Apr 25, 2015

Wars, Genocides, Natural Disasters, Pain and Sorrow, are all Part of the Human Condition as the Creator Intented

This week, many people are commemorating the 100th anniversary of the Armenian genocide by the Ottoman Turks. Should we care? Should we do anything about when similar events take place around us? What can we do? Is sensitivity enough? How about when an intervention is not possible for a variety of factors? These are all hard questions to answer. 

The largest Armenian church in Turkey today is St. Giragos which is also a cultural center since succeeding Armenian generations in Turkey have converted to Islam, either forced or in order to blend it and survive. This is by itself a lesson on the spread of religion.

A conservative (religious, social) would point out that humans are governed by "original sin," which basically means that humans have a bad quality in them--the "bad seed" can be seen religiously or symbolically. Therefore, the individual shouldn't have unlimited choices when it comes to morality and social mores. People don't know what is in their best interests. But, the fundamental question still remains, who designed humans? If it's evolution, then human nature evolved to adapt to the environment; scarcity of resources can result in "us versus them" behavior. But, if the grand creator is the designer of humans, then he has to be given credit for what his children do while he doesn't interfere.

When the Ottoman empire had practically collapsed, the Young Turks decided to ethnically cleanse the remaining territory as a way to preserve their country. So, intentionally, even enthusiastically they proceeded to exterminate the minorities. Not surprisingly, imams (religious leaders) instructed the uneducated and god-fearing populous that it was OK to kill Armenians, and generally all Xtians. Not all Turks participated in the genocide, but the idea of creating a nationalistic Turkey was the consensus.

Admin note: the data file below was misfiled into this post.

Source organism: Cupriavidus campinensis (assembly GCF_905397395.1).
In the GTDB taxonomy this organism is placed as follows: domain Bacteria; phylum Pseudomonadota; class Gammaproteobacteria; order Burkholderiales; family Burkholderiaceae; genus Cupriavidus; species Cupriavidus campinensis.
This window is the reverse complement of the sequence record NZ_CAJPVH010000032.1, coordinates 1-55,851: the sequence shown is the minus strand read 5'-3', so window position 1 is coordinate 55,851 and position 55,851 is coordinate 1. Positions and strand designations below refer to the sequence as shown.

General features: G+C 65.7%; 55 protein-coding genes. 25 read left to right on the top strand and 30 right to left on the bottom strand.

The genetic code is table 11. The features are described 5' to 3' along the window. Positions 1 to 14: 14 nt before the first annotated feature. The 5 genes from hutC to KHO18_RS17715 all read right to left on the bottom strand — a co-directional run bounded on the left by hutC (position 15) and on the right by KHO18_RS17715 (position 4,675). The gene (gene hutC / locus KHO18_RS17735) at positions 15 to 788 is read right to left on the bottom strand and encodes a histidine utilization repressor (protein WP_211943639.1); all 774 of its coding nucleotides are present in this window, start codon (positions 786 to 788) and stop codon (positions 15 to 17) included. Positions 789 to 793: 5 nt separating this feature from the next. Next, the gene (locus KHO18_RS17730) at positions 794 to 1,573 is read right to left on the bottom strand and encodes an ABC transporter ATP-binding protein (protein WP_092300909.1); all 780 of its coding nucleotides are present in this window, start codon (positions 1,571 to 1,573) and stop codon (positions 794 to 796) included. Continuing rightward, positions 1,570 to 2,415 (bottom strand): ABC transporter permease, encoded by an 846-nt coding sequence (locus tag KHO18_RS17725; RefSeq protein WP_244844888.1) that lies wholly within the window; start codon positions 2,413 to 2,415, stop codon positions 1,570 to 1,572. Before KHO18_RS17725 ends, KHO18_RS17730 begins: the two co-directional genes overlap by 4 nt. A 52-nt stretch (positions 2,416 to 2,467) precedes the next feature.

The Greeks in Asia Minor would later have the same fate, though the circumstances were different after the 1919-1922  war. Kemal Attaturk's army and the nationalists cleared Asia Minor of Greeks, and solidified the current borders of Turkey. War is dehumanizing; it can turn good people into savages. Religion can do this too. Yet, there are many stories of people from both sides that sheltered their neighbors from persecution and death. Humanity also has a brave, kind, altruistic, loveable side.

This morning, a big earthquake killed thousands of people in the Nepal region. Unlike war that can be seen as man-made, natural disasters, parasites, diseases that kill millions more aren't man-made. OK, maybe the adults deserve to die, because somehow the divine has deemed death is their punishment. But, how about babies, little children, the innocent? If all of them deserved to die, perhaps because they'd grow up to be sinners, then how about free will, choice, own volition?  All religions are big on people having to demonstrate their goodness. Otherwise it'd be pointless. A defective person would only do bad things; no choice, therefore, no personal responsibility.

This kind of intellectual pondering has no place in religion. Not if ideas, positions, moral stances are to be arrived by reasoning and rationality. Religion is divinely inspired, thus it cannot possibly be the creation of men, who don't have the capacity of infinite knowledge and wisdom. A few chosen ones are given the divine message in secret. The problem with this method of divinity is that even if we accept the message how do we know its true source? The gods have chosen to give conflicting messages to different peoples over the millennia. This is a conundrum for me. Any cursory comparative review of the religions shows how different they are, especially the farther apart on this globe they began. Proximity of start-up religions have similarities because people are influenced by each other. 

When there's unbearable sorrow, it's natural to seek comfort, a gleam of hope, somewhere, anywhere. Religion and the cultural associations it entails, provides such. When you lose so much, perhaps a loved one, you may seek comfort by an imaginary deity, that in the afterlife all this suffering will be gone, if, of course, you obey divine law. It's a bargaining, an almost foolproof construct, bathed in fear and sorrow.

But, what still amazes me is that after a big tragedy, where millions of people suffer horribly and die, almost all of them deeply religious, and the deity just sits up there observing and doing nothing, well, this is perversely wicked, immoral, unkind, and evil.